The Old Man and the Sea Reissue Edition, Kindle Edition

4.5 out of 5 stars 2,044 customer reviews
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ISBN-13: 978-0684801223
ISBN-10: 0684801221
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Editorial Reviews

Amazon.com Review

Here, for a change, is a fish tale that actually does honor to the author. In fact The Old Man and the Sea revived Ernest Hemingway's career, which was foundering under the weight of such postwar stinkers as Across the River and into the Trees. It also led directly to his receipt of the Nobel Prize in 1954 (an award Hemingway gladly accepted, despite his earlier observation that "no son of a bitch that ever won the Nobel Prize ever wrote anything worth reading afterwards"). A half century later, it's still easy to see why. This tale of an aged Cuban fisherman going head-to-head (or hand-to-fin) with a magnificent marlin encapsulates Hemingway's favorite motifs of physical and moral challenge. Yet Santiago is too old and infirm to partake of the gun-toting machismo that disfigured much of the author's later work: "The brown blotches of the benevolent skin cancer the sun brings from its reflection on the tropic sea were on his cheeks. The blotches ran well down the sides of his face and his hands had the deep-creased scars from handling heavy fish on the cords." Hemingway's style, too, reverts to those superb snapshots of perception that won him his initial fame:
Just before it was dark, as they passed a great island of Sargasso weed that heaved and swung in the light sea as though the ocean were making love with something under a yellow blanket, his small line was taken by a dolphin. He saw it first when it jumped in the air, true gold in the last of the sun and bending and flapping wildly in the air.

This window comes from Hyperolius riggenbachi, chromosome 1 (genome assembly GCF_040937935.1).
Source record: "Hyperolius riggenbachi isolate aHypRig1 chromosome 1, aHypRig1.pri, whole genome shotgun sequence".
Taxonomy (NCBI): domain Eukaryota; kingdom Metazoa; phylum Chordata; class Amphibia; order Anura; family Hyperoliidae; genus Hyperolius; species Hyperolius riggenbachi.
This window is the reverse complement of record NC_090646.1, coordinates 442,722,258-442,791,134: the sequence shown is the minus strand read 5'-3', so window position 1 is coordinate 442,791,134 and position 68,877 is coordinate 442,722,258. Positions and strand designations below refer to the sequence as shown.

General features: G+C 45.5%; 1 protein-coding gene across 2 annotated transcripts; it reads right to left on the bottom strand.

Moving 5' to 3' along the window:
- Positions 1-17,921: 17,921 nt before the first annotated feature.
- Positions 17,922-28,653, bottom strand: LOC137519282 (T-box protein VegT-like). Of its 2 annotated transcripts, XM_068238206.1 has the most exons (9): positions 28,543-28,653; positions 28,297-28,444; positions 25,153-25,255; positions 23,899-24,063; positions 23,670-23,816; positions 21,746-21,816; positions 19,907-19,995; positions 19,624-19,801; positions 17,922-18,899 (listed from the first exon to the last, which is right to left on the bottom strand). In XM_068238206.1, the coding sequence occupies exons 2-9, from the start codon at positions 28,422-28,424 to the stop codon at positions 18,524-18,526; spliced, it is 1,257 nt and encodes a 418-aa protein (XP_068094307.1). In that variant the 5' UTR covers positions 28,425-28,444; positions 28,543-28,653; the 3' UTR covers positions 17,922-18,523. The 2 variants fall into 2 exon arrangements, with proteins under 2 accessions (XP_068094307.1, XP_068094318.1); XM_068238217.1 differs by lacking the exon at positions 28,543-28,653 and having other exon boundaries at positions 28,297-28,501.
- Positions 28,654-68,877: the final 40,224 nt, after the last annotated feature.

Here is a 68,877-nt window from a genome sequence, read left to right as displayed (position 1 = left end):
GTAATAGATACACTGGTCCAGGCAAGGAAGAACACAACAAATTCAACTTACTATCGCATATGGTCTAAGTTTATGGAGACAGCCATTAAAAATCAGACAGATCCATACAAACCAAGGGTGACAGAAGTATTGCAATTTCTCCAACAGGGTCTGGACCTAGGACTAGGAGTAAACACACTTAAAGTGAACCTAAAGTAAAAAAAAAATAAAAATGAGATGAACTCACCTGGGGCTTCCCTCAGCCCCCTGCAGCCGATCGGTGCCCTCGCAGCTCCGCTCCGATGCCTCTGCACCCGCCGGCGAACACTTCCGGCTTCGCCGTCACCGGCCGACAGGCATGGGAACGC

If a younger Hemingway had written this novella, Santiago most likely would have towed the enormous fish back to port and posed for a triumphal photograph--just as the author delighted in doing, circa 1935. Instead his prize gets devoured by a school of sharks. Returning with little more than a skeleton, he takes to his bed and, in the very last line, cements his identification with his creator: "The old man was dreaming about the lions." Perhaps there's some allegory of art and experience floating around in there somewhere--but The Old Man and the Sea was, in any case, the last great catch of Hemingway's career. --James Marcus

Review

Short novel by Ernest Hemingway, published in 1952 and awarded the 1953 Pulitzer Prize for fiction. Completed after a 10-year literary drought, it was his last major work of fiction. The novel is written in Hemingway's characteristically spare prose. It concerns an old Cuban fisherman named Santiago who finally catches a magnificent fish after weeks of not catching anything. After three days of playing the fish, he finally manages to reel it in and lash it to his boat, only to have sharks eat it as he returns to the harbor. The other fishermen marvel at the size of the skeleton; Santiago is spent but triumphant. -- The Merriam-Webster Encyclopedia of Literature

Product details

  • File Size: 5715 KB
  • Print Length: 128 pages
  • Page Numbers Source ISBN: 1500464937
  • Publisher: Scribner; Reissue edition (July 25, 2002)
  • Publication Date: July 25, 2002
  • Sold by: Simon and Schuster Digital Sales Inc
  • Language: English
  • ASIN: B000FC0SH8
  • Text-to-Speech: Not enabled
  • X-Ray:
  • Word Wise: Enabled
  • Lending: Not Enabled
  • Screen Reader: Supported
  • Enhanced Typesetting: Enabled
  • Amazon Best Sellers Rank: #11,175 Paid in Kindle Store (See Top 100 Paid in Kindle Store)
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